A national champion in rugby at Cal in 1991, Mark Bingham was playing on the San Francisco Fog, a team in the International Gay Rugby league, when he had the idea to move to New York City and start a similar team. Before he could, tragedy struck. Bingham was one of 44 people who died when United flight 93 crashed in Shanksvillle, Pa., on Sept. 11, 2001. In his honor, a few of his friends started Gotham Knights RFC in December of that year. Though it took nearly three years for the team to win a USA Rugby league game, Gotham has become a haven for gay and straight ruggers alike, an intense brotherhood that has been life-changing for some.
Toby Butterfield (first team president): After 9/11, there was a feeling that, who knows what the future holds? If you want to do something, you better do it. It was in October or November when we first met. We had our first match the next spring.
Ted Perkins (2003–present): Before rugby, I was playing water polo. That team would only play against other gay teams. Gotham plays in a regular league, and the gay thing is secondary. This was a really big deal. Especially in rugby, which is competitive, it really flies in the face of what a lot of negative imagery of gay men was. We’re going to play with everybody else, we’re not about to get sidelined or marginalized.
Alex Ghinger (2015–present): I came out at 14. When you come out a really young age, you don’t feel sports are an option. You’re told, That’s not what someone who is gay does. I missed out on a huge opportunity because I was scared of the way I would be treated.
Michael Kengmana (2014–present): Coming to it as one of the straight players, you realize there are much deeper things than just saying, “I support LGBTQ causes.” So much of sports culture is directly tied to what has hurt so many of my teammates growing up. In locker rooms, in high school, you say the word f-----, you don’t even think about it. You call each other “gay.” It’s been really cool seeing that sports has a way of doing good things, especially for people who are marginalized.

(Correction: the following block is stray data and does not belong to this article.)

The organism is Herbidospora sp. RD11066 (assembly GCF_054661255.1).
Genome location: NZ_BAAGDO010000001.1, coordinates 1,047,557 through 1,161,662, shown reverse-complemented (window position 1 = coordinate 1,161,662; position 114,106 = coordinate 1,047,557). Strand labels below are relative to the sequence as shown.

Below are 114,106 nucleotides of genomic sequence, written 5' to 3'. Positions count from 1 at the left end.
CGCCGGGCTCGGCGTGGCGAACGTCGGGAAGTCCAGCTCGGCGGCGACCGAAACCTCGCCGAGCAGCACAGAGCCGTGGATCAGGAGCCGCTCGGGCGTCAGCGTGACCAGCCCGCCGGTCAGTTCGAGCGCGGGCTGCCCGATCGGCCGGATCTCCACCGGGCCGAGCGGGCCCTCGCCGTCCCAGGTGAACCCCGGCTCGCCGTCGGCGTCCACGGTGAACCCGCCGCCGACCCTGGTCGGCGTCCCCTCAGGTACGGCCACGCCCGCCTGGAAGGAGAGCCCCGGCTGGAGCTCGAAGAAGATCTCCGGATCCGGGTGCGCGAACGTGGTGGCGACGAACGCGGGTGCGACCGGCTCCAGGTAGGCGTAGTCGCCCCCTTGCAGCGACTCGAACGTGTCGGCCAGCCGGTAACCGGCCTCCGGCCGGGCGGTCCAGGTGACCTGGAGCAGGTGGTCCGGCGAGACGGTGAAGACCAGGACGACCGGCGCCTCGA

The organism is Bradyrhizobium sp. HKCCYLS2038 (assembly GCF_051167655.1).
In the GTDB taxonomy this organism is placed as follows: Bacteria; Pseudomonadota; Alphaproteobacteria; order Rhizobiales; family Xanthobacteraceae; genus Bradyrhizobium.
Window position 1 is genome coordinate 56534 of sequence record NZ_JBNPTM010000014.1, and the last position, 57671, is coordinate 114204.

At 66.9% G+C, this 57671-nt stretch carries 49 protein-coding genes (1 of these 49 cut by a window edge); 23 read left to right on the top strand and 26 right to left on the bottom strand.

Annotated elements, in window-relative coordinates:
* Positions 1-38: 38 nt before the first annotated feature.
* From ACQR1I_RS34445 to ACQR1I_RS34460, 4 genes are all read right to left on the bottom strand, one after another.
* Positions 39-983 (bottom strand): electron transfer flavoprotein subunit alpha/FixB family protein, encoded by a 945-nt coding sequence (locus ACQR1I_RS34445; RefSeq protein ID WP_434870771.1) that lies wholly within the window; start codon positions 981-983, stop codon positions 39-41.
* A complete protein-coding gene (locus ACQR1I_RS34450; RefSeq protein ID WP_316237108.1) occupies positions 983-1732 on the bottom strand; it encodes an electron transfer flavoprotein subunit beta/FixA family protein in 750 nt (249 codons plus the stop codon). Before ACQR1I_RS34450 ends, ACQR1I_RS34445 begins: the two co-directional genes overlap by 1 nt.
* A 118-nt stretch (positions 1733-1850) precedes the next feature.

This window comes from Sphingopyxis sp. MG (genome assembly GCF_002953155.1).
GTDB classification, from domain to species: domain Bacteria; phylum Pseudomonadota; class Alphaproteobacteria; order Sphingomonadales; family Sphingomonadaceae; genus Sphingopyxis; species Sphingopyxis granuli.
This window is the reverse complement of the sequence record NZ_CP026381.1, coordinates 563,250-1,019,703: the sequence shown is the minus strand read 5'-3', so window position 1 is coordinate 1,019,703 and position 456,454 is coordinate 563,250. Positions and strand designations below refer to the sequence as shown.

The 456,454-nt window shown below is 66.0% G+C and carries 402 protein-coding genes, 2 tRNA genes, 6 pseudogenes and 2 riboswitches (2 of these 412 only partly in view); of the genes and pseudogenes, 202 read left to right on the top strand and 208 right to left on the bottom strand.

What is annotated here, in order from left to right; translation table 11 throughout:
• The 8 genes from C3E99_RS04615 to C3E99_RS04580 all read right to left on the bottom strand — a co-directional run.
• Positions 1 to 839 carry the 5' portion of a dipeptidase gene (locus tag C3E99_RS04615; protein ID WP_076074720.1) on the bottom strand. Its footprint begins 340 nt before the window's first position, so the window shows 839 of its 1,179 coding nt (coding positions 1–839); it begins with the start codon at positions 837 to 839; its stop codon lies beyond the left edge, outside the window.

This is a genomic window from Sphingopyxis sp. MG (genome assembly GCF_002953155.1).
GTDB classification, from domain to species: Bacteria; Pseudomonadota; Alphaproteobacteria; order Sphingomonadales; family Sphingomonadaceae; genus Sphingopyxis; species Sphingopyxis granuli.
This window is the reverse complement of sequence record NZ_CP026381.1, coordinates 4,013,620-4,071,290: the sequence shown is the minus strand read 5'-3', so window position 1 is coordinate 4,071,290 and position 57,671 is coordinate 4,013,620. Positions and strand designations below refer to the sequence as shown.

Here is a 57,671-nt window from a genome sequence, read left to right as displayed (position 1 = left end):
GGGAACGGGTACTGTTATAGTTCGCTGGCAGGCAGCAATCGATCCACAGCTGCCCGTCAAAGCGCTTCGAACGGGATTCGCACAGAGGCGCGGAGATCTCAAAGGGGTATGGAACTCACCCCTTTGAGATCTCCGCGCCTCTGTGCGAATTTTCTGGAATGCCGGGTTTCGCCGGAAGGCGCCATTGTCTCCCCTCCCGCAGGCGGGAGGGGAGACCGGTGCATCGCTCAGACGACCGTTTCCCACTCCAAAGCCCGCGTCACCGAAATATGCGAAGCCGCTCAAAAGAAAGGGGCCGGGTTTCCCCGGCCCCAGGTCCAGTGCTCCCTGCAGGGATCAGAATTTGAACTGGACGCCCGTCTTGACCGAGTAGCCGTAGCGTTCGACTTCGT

Ghinger: A lot of people join our team because they didn’t see themselves in gay bars, in people in the community. They looked for something that would give them a community they could associate with. It’s not just a team, it’s a family.
Rich Suarez (2016–present): I see them as a group who has my back. I recently came out to my parents and my friends from high school. My team is a big factor in motivating me. It gave me the idea to give it a shot. I’ve only known them for a year.
Nick Finger (2014–present): Finding a community in which there are lots of other people comfortable being themselves, being flamboyant, being an athlete, made me feel more comfortable I could do that too. I never had that feeling before. It’s helped me feel a lot more comfortable with myself and confident that I could be an athlete and whatever I wanted outside of that.
Perkins: We’re different on one hand, but on the other, we’re fighting and making a real point that we’re not different. And we still have style and panache. We
have a reputation that we throw the best parties.
And we do!